I appreciate Doc's continued efforts to point out the dogmatic way that *some* saberpeoples approach the RLP concept and gnash their teeth at any hint of a GM "overpaying" for player X. Because he's right, RLP players don't actually exist, and GM's don't manipulate their staff and payroll in a vacuum. Taking a theoretical construct that can be a useful tool for evaluating players and transactions, and evaluating every move based solel or heavily on that alone, does not give an accurate representation of the true value of the deal.
He's about average. That's why no one is complaining that he is overpaid.
The Mariners now have the following pitchers who can legitimately start:
Felix. Bedard. Washburn. RRS. Vargas. Olson. Batista. Jakubauskas. Morrow. Snell.
That's 10 MLB starting pitchers. Quibble if you like about a few of them, how good they are or will be. We've got a couple #1's, 3-4 #2's & 3's, a few #5's.
This is pretty ridiculous starting pitching depth.
There's a great article at espn.com by Tim Kurkjian, about 100-pitch counts: Why we have them, where they came from, etc.
I've mused before about the notion that we may see the day where SP's and RP's blend together, where instead of 5 SP's you have a bunch of high-caliber arms that can go for a few innings each.
What if the M's cobbled together a bullpen of starting pitchers? How about a pen of Bedard, Morrow, Olson, Jaku, and Aardsma. With your 5 starters Felix, Wash, RRS, Snell, Vargas. (Or pick whichever 10 you like).
Now you've got a lockdown closer. The rest of your pen, each can come in and pitch 4-5 innings if they need to.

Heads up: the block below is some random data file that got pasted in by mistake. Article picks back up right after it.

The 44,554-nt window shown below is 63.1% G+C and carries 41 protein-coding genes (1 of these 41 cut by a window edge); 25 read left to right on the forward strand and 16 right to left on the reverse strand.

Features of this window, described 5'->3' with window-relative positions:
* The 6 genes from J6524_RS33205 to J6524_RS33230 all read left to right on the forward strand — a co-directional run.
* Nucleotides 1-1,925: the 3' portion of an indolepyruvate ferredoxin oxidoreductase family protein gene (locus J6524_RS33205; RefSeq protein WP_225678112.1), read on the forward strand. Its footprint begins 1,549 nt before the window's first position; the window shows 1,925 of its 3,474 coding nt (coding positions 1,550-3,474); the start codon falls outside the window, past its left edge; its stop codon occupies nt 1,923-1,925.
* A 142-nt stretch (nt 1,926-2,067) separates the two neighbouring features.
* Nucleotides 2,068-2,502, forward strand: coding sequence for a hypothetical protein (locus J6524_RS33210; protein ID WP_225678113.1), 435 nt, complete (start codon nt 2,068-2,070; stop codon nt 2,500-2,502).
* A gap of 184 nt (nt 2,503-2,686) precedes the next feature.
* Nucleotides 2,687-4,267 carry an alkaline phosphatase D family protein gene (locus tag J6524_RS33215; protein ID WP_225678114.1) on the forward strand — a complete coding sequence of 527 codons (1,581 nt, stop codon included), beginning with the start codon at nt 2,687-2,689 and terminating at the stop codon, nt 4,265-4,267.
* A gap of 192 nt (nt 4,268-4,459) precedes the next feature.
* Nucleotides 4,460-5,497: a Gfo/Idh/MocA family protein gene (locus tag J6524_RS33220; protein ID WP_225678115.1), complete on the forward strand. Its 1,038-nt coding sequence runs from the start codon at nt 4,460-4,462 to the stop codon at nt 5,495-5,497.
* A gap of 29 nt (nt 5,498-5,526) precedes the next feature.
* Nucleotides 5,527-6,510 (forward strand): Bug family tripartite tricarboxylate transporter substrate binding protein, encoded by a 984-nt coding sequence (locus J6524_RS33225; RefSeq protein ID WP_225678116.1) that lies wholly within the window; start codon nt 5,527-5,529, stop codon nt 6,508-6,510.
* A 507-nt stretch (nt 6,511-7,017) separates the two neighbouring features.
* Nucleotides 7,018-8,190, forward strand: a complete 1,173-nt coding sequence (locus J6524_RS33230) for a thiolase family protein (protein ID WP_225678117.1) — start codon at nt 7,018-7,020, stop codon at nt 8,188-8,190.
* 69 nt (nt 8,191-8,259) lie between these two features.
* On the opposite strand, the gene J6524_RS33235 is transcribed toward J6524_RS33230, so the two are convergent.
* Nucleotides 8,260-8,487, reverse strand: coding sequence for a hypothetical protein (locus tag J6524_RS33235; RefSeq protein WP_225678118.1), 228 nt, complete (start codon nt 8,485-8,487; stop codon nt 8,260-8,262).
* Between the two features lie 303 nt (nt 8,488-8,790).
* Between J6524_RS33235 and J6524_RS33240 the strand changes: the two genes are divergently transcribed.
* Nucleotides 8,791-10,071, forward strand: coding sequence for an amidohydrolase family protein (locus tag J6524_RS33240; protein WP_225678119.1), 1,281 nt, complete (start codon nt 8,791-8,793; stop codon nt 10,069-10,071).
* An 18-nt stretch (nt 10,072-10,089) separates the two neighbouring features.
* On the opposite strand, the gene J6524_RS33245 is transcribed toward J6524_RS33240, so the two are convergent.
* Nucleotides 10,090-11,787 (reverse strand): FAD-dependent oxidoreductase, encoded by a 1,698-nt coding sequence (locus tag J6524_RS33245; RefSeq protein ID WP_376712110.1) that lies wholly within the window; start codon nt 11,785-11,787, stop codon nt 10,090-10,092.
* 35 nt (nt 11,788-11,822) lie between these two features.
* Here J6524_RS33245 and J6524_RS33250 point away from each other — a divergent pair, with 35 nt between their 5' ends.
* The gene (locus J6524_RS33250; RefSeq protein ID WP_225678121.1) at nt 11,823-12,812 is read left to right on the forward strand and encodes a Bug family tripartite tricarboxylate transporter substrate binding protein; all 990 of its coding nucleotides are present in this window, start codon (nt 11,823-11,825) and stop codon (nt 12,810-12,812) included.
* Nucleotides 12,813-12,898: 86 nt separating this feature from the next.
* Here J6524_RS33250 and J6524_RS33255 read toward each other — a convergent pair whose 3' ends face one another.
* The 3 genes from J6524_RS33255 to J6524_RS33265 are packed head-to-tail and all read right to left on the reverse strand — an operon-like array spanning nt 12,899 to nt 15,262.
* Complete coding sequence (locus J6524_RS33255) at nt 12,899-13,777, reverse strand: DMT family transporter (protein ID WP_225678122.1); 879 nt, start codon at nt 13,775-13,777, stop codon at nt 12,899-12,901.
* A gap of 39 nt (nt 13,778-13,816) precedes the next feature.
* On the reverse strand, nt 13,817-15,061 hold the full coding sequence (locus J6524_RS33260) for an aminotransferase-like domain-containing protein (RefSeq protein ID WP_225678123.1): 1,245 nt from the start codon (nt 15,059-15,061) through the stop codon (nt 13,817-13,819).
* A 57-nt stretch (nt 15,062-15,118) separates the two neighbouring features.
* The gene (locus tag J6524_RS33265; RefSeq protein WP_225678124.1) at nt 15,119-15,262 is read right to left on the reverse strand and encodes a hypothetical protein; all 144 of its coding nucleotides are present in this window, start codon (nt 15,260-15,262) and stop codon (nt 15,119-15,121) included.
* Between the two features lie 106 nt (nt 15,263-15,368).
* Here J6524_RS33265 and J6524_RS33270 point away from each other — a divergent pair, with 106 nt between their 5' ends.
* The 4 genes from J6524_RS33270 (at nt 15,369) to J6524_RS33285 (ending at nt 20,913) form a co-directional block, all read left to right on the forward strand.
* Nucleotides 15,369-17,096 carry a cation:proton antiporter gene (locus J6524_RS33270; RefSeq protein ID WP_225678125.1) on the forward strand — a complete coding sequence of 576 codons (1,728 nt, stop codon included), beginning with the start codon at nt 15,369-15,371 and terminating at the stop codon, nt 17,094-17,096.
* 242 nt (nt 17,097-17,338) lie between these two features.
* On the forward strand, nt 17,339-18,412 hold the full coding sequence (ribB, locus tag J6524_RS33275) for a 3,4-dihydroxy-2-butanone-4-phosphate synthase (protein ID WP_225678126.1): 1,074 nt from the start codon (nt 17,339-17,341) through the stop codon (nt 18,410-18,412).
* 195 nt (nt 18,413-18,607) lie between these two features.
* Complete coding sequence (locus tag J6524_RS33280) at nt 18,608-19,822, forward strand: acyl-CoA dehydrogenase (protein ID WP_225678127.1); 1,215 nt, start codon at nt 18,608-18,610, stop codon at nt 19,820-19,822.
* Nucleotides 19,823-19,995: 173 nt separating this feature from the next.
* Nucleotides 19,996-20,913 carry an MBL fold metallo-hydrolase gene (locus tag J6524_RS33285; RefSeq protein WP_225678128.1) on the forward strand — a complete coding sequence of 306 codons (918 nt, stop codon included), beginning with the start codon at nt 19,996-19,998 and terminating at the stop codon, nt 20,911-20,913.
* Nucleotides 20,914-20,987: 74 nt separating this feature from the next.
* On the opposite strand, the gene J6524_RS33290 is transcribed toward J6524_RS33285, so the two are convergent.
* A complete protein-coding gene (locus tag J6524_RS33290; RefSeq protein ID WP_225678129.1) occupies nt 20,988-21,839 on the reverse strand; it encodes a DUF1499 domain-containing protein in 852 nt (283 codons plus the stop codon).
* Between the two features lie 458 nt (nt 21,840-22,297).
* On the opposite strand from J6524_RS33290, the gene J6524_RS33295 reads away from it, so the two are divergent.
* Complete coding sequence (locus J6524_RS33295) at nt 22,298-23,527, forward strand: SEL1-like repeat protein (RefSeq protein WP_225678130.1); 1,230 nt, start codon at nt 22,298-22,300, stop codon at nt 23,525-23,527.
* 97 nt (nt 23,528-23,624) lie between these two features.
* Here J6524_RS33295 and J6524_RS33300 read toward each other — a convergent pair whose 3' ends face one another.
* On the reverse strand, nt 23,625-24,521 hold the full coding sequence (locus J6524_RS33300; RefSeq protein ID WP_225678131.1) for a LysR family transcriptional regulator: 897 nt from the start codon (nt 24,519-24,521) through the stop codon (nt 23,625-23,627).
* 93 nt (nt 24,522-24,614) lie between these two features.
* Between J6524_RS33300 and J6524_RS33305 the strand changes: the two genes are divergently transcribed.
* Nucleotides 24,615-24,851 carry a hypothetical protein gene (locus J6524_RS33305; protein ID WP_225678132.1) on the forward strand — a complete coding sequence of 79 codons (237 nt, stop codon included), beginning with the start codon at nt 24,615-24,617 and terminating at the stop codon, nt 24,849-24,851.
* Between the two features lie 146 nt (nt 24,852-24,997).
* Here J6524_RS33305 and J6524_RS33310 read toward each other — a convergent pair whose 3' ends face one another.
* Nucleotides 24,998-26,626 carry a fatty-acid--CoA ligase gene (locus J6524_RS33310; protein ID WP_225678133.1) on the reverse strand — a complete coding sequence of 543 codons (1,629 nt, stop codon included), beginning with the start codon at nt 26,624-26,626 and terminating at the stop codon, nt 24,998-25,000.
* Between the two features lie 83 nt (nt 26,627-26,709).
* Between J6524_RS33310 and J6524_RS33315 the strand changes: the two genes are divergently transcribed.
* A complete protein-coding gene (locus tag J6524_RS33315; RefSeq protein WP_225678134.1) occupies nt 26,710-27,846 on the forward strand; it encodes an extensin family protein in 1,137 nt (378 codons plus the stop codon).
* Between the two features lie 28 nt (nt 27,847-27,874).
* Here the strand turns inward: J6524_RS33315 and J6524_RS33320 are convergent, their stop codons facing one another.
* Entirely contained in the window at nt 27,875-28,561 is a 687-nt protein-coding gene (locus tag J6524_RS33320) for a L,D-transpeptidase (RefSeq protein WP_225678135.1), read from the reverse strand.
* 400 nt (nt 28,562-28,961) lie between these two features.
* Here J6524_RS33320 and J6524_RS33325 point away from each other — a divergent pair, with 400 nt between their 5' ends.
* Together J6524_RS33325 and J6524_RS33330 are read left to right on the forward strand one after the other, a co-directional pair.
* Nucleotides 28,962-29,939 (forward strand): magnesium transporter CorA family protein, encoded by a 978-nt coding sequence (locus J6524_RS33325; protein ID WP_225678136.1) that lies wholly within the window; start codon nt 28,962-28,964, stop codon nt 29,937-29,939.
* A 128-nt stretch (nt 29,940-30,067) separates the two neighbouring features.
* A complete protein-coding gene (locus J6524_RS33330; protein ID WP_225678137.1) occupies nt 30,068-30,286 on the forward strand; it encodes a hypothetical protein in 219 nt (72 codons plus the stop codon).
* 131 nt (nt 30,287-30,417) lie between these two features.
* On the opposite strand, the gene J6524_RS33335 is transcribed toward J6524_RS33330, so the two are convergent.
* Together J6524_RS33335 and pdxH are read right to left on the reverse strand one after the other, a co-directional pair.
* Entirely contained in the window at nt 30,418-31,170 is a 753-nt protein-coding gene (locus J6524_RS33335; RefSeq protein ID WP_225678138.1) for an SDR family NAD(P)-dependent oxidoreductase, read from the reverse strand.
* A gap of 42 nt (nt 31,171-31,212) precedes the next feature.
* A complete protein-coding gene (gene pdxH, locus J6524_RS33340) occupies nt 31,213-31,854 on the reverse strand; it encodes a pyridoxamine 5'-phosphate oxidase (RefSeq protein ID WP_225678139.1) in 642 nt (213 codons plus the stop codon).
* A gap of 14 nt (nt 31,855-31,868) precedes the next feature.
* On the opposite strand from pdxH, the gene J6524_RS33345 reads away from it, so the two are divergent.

Now you've got 2 extra bench bats. So you can more realistically keep a marginally productive Griffey next year. Or keep 2 DH's, one RH, one KH. Or have a couple deadly pinch hitters (Shelton) or defensive specialists on the team.
It'll never happen, but I don't see a reason why it couldn't work.
Take a step back and look at hte M's roser.They have swapped Yuni for Wilson, an upgrade on both ends of the court. What has been the collateral damage - bascially, Clement for Snell. All the rest are organizational pitchers. Remember, Z got two arms for Yuni. Gave up three for Wilson. so what?
After two weeks of much movement, the difference in the current lineup is a better shortstop and a better leftfielder and there has been basically no cost to the org going forward. It's not a huge upgrade, but it's an upgrade.
Take the org pitchers out of his profit on Yuni. LOL. :- )
And Danny Cortes has ranked a whale of a lot higher on the org lists than the low-minors Mariners guys, while we're at it....
Which is also why, BTW, the PCL is so bloomin' tough a lot of the time.
the fat man who shall not be named!
I know Mr. Buffalo is a pariah and that he is most likely done as a Mariner, but he is still a legitimate MLB starting pitcher. So I guess that makes 11 :)
How could we forget?